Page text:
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At least one of Autoblog's staffers is a sucker for the monthly 'Discovered' and 'Lost & Found' features British rags Thoroughbred & Classic Cars and Classic and Sports Car. Great 'barn finds' make our hairs stand up on end and constantly have us peering into farmyards whenever we drive through the countryside.

In this regard, at least, Cubans have it easy. Their streets fairly team with vintage iron, particularly American classics from the 1940's and 1950's. While this isn't exactly 'news,' Reuters has put a big number to the phenomenon: 60,000. That's how many of the buggers it believes are navigating the communist nation's roads, most of which are in states of tune that would make the cars' original engineers scratch their heads in wonder.

Given a 40+ year trade embargo with the U.S., modern vehicles are essentially unavailable, so many American classics have been pressed into service as cabs and private transports. With the availability of quality, affordable replacement parts being similarly non-existent, locals have taken to jury-rigging their rides with whatever bits they can muster- ancient Russian diesel engines, tatty Kia bits, baling wire, used cigar wrappers, anything. From the sounds of it, they're raising a generation of MacGyvers over there.

Cuban grand pooh-bah, Fidel Castro has announced plans to supplant privateer hacks out of business by buying some 8,000 Chinese cabs and busses. If El Presidente grinds the vintage iron to dust, it'd be a real shame. As it is, there are apparently some genuinely important classics lurking in Cuba, though efforts by American restorers and collectors have largely proven fruitless in getting around trade barriers.

[Sources: Reuters via CNN.com; HavanaJournal.com]

(Top tip, Evan!)



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  • 13 Comments
      • 8 Years Ago
      Having been to cuba, there are a large number of older American cars there, some in very good condition, some beaters, some nicely customized.
      • 8 Years Ago
      I should mention that having been to Cuba that this is true. Although... if you go to Cuba do not expect to be able to rent one of these beauties (much less bring them back) ... you will be meet at the car rental by new japanese cars... usually SUV's (both of my trips I got mitsubishi's)
      • 8 Years Ago
      Luz, I really like your photos!
      • 8 Years Ago
      Hi, I'm from Cuba myself, and yes there a bunch of "classics" on the Cuban roads, but most are "franken-cars", that is they are body and chasis American irons, but deep inside they're an amalgam of compatible and incompatible technologies and materials – some have American blocks with Soviet/Russian crankshafts and pistons, Volga trannies, UAZ difs, etc... and the interiors feature custom-made coaches of vynil, rags, etc. Some are ven painted with house paint... it's a lot of made-ups and daily maintenance to keep those vehicles running. Also, there are a lot of newer Japanese, Korean, German and French cars on Cuba today, as pointed by Pedro above most rentals and taxis are of those type.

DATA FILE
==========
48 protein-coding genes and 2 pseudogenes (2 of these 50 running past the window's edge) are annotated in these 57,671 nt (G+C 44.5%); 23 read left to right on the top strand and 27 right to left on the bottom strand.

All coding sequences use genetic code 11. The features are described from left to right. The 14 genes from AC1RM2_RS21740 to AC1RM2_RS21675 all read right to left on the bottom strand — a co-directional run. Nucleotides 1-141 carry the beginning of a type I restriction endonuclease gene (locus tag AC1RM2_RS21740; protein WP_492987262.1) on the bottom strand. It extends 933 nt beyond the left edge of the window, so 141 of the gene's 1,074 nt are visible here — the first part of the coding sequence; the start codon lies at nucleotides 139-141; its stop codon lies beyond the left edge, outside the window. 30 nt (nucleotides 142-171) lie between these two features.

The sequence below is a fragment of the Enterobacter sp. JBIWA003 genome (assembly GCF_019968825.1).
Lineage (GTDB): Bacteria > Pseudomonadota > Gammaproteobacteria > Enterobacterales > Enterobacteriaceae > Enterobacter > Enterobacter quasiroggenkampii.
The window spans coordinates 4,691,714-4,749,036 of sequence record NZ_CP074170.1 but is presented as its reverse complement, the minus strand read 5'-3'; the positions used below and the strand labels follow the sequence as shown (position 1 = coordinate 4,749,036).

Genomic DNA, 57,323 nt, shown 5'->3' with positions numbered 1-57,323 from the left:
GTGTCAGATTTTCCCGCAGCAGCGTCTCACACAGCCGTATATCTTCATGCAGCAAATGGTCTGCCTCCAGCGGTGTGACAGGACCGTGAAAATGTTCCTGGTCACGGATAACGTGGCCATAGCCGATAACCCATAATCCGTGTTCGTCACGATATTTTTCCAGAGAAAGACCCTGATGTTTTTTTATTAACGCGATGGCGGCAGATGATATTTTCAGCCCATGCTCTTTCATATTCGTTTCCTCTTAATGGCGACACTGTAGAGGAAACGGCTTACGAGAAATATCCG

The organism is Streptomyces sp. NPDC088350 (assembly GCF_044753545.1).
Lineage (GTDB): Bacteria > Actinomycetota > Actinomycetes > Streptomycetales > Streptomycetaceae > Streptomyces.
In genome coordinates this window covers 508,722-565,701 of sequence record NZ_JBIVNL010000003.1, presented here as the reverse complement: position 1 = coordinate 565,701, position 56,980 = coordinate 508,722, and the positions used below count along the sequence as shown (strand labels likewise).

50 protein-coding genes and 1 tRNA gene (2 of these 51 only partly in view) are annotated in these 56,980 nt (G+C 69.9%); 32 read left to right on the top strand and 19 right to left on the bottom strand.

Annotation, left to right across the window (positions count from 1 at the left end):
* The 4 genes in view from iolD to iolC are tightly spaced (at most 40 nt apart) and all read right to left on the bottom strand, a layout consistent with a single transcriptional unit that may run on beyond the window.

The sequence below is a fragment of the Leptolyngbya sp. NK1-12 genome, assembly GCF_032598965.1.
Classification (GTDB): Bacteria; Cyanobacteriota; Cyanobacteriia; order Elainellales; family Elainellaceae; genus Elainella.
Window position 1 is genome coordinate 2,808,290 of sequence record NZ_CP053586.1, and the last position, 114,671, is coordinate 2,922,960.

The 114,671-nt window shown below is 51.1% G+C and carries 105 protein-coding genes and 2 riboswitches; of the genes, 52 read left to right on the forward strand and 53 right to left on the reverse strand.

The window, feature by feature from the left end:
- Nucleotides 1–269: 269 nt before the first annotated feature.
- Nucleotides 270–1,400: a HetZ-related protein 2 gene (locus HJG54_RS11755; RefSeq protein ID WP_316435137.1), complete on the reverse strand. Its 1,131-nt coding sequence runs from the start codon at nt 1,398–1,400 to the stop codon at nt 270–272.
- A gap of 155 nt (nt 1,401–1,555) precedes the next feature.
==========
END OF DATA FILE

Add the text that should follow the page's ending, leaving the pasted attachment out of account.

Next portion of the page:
Regarding the people of the floating Chevy truck (pictured), after being repatriated and their truck sank by the USCG, many of the same guys did it again in a floating blue Plymouth (early-50's I think), and again were repatriated and their car sank. Today, most of them received visas to come to the States and many have already happily done so.
      • 8 Years Ago
      #8 GM management, (Lutz) should grab as many of his engineers as he can and go to Cuba to inspect these cars and see the kind of product GM used to provide. Then come back here and build cars that would last half as long as these did.

      That's funny, all the tales of cars from the 50s I remember indicated that if you had a 3 year old car you were driving a real beater. I think these cars have lasted this long because of the inherent simplicity of the cars and the people involved had no choice
      • 8 Years Ago
      my college photograhpy professor often took trips to Cuba to take photos of old cars (and the people)
      • 8 Years Ago
      Although it's too bad about the cars, Castro has ground far too many PEOPLE into dust. Cubans are very resourceful and resiliant. Hopefully, their dark days are soon over.
      • 8 Years Ago
      there are a lot of pictures out there that would have supported this article a lot better.
      • 8 Years Ago
      This photo is a year or so old. Shortly after it was made the Cubans were off loaded and the truck/raft was destroyed by the US Coast Guard using cannon fire. I don't know what happened to the refugees.
      • 8 Years Ago
      I remember hearing about that old truck which had been turned into a boat. The coast guard made them return to Cuba and sank their "boat".

      You know, if you can turn an old truck into a boat and make it almost 90 miles, I think you should be able to stay in America. Those are the types of people we should be weloming here, problem solvers and tinkerers. How many people in Washington or even in the Coast Guard could have done what those people did?
      • 8 Years Ago
      I think most of you miss a point. The article shows a respect for those who engineered and built these vehicles. GM management, (Lutz) should grab as many of his engineers as he can and go to Cuba to inspect these cars and see the kind of product GM used to provide. Then come back here and build cars that would last half as long as these did. That would be about twice as long as the junk he makes now. Yea, technology, technology, bla, bla, bla. He still builds shi* compared to these things. " Quality, quality, ....must have left it in my other pants."
      • 8 Years Ago
      Cars for Sale in Cuba

      Luz Lopez Auto Sales
      123luzmaria@earthlink.net
      Havana, Cuba
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